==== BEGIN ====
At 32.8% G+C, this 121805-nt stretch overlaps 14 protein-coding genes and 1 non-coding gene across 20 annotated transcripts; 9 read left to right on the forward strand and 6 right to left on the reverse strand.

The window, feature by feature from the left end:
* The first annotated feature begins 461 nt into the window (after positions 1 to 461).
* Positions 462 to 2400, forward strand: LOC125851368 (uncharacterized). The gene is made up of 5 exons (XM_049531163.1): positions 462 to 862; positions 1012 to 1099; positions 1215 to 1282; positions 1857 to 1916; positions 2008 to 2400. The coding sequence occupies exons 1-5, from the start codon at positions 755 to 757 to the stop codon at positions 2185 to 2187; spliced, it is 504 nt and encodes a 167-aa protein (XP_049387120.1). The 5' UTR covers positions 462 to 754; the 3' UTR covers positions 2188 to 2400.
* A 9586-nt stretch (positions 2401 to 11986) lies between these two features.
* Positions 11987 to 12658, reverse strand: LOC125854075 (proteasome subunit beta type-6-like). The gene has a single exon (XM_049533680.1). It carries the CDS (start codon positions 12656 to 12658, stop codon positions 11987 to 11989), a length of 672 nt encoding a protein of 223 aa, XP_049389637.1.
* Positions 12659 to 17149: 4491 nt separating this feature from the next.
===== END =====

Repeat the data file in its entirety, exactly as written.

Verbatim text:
At 32.8% G+C, this 121805-nt stretch overlaps 14 protein-coding genes and 1 non-coding gene across 20 annotated transcripts; 9 read left to right on the forward strand and 6 right to left on the reverse strand.

The window, feature by feature from the left end:
* The first annotated feature begins 461 nt into the window (after positions 1 to 461).
* Positions 462 to 2400, forward strand: LOC125851368 (uncharacterized). The gene is made up of 5 exons (XM_049531163.1): positions 462 to 862; positions 1012 to 1099; positions 1215 to 1282; positions 1857 to 1916; positions 2008 to 2400. The coding sequence occupies exons 1-5, from the start codon at positions 755 to 757 to the stop codon at positions 2185 to 2187; spliced, it is 504 nt and encodes a 167-aa protein (XP_049387120.1). The 5' UTR covers positions 462 to 754; the 3' UTR covers positions 2188 to 2400.
* A 9586-nt stretch (positions 2401 to 11986) lies between these two features.
* Positions 11987 to 12658, reverse strand: LOC125854075 (proteasome subunit beta type-6-like). The gene has a single exon (XM_049533680.1). It carries the CDS (start codon positions 12656 to 12658, stop codon positions 11987 to 11989), a length of 672 nt encoding a protein of 223 aa, XP_049389637.1.
* Positions 12659 to 17149: 4491 nt separating this feature from the next.